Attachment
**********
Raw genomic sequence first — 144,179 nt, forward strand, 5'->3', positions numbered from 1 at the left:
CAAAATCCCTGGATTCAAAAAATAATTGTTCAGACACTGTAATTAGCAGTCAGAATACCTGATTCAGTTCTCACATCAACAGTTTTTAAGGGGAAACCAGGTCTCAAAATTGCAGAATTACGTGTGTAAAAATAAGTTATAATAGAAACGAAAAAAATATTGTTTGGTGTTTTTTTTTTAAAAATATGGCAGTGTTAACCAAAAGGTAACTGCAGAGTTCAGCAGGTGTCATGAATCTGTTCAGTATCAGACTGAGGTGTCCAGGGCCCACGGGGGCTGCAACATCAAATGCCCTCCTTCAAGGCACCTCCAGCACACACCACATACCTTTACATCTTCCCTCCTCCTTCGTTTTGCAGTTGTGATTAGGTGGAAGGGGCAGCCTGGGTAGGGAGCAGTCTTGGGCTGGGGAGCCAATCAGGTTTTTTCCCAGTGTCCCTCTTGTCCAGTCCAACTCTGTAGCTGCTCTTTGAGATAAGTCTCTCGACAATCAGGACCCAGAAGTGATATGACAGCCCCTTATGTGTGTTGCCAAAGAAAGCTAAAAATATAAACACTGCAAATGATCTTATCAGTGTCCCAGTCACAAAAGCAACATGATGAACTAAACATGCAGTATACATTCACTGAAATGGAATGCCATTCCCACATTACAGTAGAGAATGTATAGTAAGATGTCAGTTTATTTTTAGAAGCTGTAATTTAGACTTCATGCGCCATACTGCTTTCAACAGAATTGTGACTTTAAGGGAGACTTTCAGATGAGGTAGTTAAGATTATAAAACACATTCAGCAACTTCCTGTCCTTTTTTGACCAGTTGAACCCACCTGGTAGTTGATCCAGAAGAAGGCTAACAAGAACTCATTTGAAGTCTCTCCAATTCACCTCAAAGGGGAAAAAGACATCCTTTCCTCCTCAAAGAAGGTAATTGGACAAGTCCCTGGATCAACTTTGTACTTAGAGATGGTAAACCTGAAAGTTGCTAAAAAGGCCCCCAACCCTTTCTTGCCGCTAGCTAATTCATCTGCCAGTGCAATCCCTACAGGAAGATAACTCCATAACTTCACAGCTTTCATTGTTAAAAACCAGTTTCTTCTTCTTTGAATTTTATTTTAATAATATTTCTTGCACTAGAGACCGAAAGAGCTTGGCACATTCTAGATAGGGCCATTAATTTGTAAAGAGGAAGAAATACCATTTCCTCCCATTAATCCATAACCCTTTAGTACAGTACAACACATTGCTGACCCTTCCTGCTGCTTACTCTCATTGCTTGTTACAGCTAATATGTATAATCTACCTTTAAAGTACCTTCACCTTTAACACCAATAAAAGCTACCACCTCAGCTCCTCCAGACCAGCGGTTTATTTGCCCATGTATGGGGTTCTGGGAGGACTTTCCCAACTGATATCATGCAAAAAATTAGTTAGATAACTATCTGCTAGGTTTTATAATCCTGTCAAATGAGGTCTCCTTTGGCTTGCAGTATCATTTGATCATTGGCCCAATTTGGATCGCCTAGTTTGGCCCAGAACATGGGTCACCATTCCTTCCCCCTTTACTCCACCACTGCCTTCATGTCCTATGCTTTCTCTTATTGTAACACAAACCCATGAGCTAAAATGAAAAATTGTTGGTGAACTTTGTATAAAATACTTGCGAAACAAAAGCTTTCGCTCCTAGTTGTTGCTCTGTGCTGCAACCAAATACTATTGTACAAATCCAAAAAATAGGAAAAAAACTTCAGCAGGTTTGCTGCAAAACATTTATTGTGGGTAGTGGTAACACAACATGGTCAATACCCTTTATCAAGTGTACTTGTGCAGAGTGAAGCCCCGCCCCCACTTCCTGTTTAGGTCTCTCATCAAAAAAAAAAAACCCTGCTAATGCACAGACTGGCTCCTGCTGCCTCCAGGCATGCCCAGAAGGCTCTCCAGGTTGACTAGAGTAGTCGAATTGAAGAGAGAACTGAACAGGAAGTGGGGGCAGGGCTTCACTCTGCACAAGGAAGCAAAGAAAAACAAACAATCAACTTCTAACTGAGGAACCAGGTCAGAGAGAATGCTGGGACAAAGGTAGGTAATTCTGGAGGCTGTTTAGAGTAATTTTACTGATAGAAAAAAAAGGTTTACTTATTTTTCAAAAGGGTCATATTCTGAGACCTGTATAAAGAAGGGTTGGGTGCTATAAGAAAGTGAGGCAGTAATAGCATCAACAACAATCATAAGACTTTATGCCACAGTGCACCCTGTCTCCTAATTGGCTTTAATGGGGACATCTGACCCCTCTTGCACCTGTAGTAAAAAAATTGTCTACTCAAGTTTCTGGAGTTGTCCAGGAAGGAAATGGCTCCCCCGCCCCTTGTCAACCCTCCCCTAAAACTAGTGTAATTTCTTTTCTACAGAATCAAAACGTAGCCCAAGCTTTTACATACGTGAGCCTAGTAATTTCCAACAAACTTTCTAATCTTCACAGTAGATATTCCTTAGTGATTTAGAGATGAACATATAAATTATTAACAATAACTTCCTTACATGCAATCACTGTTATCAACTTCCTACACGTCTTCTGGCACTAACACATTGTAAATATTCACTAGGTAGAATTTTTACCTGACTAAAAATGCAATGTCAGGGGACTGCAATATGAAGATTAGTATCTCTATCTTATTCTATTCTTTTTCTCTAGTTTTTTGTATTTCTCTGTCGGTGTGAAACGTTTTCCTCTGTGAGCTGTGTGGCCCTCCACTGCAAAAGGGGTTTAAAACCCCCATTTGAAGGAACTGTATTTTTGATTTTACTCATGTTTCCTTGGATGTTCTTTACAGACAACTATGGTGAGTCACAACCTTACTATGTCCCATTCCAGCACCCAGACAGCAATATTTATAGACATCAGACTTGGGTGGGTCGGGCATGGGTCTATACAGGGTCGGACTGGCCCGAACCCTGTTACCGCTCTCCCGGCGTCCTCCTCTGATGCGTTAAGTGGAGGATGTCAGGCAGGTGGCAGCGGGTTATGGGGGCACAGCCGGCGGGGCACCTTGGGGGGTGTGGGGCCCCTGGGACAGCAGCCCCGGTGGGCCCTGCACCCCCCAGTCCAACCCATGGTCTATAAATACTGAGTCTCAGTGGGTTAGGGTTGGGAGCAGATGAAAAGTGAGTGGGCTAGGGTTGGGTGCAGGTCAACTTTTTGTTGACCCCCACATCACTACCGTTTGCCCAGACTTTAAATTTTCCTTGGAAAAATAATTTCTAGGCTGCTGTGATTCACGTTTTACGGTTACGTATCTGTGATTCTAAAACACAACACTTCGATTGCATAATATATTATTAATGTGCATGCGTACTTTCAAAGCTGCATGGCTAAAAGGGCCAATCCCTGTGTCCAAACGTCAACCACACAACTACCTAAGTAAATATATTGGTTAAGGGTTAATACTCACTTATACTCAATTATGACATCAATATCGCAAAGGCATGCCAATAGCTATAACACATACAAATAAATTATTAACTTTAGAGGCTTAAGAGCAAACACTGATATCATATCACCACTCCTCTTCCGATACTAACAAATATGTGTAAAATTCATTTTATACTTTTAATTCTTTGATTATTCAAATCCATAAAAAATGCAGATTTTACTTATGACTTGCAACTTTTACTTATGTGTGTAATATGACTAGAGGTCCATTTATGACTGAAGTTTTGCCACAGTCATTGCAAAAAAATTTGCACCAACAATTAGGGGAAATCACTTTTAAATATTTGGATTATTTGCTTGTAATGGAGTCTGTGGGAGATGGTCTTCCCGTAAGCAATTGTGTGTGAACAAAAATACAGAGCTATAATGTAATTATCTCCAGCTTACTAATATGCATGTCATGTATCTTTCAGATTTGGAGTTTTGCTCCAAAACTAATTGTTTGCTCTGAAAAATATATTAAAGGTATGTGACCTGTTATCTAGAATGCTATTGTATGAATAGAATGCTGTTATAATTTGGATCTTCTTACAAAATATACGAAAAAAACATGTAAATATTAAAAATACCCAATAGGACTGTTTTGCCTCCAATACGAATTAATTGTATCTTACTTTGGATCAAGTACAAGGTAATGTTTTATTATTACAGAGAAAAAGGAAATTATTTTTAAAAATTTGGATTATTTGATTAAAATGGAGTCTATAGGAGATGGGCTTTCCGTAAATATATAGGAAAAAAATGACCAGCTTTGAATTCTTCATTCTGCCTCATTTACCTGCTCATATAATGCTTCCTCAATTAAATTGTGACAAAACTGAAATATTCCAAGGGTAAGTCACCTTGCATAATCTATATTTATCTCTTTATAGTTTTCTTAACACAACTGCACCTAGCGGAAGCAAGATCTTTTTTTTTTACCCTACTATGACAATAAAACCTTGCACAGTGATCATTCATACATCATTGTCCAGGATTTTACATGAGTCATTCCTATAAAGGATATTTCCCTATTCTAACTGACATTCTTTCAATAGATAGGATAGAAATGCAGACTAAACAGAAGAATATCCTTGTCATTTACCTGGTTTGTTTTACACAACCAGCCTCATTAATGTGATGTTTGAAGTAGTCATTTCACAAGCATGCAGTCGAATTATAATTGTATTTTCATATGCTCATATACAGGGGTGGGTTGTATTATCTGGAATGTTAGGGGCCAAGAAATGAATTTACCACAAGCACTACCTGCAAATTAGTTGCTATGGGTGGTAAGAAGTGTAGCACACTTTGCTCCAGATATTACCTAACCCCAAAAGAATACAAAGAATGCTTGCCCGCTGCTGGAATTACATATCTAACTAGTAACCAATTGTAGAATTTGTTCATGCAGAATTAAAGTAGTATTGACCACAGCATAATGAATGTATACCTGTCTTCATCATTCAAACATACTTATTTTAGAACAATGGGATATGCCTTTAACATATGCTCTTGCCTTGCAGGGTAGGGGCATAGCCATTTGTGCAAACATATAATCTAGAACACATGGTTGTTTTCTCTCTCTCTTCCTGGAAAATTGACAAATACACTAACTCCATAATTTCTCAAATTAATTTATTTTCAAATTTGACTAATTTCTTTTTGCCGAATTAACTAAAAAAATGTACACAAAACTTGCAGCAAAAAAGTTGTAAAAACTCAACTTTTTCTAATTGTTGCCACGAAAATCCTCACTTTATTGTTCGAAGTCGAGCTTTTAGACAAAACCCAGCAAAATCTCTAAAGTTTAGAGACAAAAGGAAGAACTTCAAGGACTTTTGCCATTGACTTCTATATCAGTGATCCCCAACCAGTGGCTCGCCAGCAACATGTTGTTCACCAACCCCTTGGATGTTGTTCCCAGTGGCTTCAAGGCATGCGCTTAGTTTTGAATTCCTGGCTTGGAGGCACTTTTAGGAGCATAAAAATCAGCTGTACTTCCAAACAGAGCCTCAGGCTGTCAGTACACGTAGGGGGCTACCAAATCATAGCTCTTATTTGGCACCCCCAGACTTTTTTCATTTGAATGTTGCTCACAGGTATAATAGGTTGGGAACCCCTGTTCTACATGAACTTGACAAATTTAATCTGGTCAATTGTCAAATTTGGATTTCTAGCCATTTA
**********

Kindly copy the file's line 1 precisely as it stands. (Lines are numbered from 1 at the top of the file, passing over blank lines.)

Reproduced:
Raw genomic sequence first — 144,179 nt, forward strand, 5'->3', positions numbered from 1 at the left: